and, therefore, the solution is

$\displaystyle\sum_{k = 0}^\infty \frac{1}{\displaystyle\binom{n+k}{k}} = \displaystyle\frac{n}{n-1}.$

### Variational Integrators

June 3, 2008

In my early days as an undergraduate student, I had a lot of fun writing C code to integrate ODE’s numerically, so I could simulate physical systems in a computer (integrating the pendulum ODE is a classic). However, I was not very happy to realize that traditional numerical methods very easily give results with no physical meaning.

For example, think of a simple pendulum oscillating on a vertical plane. Assuming that there are no damping forces, there’s energy conservation. However, traditional numerical methods (such as Runge-Kutta methods) do not, in general, preserve energy. The numerical simulation of the pendulum may thus exhibit non-physical energy dissipation (or amplification).

[ image courtesy of Ari Stern ]

When we integrate an ODE numerically, we obtain a discrete trajectory which we hope is “close enough” to the exact flow of the differential equation. In some problems in Physics, the continuous flow lies on a manifold, and we would like to preserve this geometric property: it would be wonderful if the discrete trajectory lied on the same manifold as the continuous flow. While thinking about numerical methods that preserve certain invariants, I became interested in the field of geometric integration.

One particular class of geometric integrators I have been interested in over the past year is the class of variational integrators. Many physical laws are formulated as variational principles from which differential equations can be derived. Instead of discretizing the differential equations, why not discretize the variational principles instead? This rather sexy thought lies at the basis of the nascent field of variational integrators.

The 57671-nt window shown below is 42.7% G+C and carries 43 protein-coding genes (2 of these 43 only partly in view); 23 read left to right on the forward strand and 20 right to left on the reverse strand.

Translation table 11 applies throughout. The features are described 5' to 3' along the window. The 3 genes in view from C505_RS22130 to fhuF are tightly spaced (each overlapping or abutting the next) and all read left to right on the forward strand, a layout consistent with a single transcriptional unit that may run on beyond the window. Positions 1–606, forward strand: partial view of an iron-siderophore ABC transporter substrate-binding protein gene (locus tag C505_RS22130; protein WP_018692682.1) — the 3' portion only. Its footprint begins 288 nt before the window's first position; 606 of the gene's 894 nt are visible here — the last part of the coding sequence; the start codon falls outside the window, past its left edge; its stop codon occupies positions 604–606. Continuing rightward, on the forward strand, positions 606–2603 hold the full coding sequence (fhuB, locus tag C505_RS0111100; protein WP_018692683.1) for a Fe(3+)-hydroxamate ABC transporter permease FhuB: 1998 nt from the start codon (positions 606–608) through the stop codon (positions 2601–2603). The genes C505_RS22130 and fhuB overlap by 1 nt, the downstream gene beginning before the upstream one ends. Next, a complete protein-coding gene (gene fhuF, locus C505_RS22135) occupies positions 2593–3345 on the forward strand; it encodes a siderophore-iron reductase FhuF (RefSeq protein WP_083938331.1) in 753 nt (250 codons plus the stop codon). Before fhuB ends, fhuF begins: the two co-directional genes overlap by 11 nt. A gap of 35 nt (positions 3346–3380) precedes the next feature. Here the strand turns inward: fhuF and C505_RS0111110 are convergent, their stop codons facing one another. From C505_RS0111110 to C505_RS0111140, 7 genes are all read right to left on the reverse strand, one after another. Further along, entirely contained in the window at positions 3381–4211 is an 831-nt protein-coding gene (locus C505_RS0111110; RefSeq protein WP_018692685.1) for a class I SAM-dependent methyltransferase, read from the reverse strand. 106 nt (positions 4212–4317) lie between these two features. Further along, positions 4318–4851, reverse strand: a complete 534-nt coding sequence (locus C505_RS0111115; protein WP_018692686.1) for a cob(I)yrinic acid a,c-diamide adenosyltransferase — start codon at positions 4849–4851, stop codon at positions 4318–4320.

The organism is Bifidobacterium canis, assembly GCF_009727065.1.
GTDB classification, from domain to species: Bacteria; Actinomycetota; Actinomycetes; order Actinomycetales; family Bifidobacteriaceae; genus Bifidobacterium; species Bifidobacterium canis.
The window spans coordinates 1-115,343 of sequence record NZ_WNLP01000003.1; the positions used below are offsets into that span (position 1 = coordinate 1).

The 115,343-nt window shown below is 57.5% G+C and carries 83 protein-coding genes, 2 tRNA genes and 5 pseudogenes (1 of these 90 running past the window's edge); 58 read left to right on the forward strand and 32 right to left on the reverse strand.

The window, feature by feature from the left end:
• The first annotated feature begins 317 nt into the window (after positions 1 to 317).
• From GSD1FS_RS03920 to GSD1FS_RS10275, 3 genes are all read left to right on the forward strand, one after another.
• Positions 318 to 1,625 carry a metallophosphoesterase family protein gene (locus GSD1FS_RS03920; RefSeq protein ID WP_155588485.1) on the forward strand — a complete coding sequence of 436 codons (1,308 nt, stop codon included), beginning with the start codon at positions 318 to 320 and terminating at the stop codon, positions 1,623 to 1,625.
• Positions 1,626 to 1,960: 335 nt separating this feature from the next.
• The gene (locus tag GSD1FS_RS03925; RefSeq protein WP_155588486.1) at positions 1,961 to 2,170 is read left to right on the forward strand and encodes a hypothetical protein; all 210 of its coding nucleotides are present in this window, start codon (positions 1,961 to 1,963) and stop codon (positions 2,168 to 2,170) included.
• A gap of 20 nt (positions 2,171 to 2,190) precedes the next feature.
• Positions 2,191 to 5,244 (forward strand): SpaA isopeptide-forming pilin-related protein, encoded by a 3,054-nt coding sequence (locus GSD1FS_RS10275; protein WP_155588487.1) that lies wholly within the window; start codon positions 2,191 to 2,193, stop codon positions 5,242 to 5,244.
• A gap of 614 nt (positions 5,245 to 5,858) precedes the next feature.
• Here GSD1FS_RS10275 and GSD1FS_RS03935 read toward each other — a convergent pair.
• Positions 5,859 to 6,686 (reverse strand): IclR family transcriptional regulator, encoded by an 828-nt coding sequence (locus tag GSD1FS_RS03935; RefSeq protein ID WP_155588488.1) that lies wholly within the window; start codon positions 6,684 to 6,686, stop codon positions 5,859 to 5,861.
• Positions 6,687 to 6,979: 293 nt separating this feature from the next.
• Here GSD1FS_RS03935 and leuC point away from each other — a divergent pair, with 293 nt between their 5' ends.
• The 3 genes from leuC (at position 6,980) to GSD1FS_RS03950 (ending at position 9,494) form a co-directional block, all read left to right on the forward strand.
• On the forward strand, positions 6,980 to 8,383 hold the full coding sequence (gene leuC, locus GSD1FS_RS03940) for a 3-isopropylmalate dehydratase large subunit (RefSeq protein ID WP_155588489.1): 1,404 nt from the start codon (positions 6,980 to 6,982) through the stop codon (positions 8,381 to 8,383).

Here’s an overview on variational integrators, by Prof. Matthew West. I have been reading some papers on the topic. This field seems to have been explored rather vigorously at Caltech, as there are/were a lot of people working on it:

and their collaborators. I have compiled a list of lecture slides, theses and papers on the area of variational integrators. Hope you find the list useful (I sure do!).

-/-

Some lecture slides for a gentle introduction:

-/-

A few PhD theses on variational integrators and their application:

-/-

Some papers on the foundations of variational integrators:

Applications to Computational Mechanics:

Applications to Optimal Control Theory:

Applications to Computational Electromagnetism:

Applications to Computational Physics:

The papers I have listed so far refer to deterministic integrators. However, quite recently Prof. Houman Owhadi and Nawaf Bou-Rabee have been working on stochastic variational integrators:

I wonder if stochastic variational integrators could be used in quantitative finance. Just a wild thought…

-/-

If you know some more papers, please let me know! Last but not least, Ganesh Swami once wrote a brief post on variational integrators.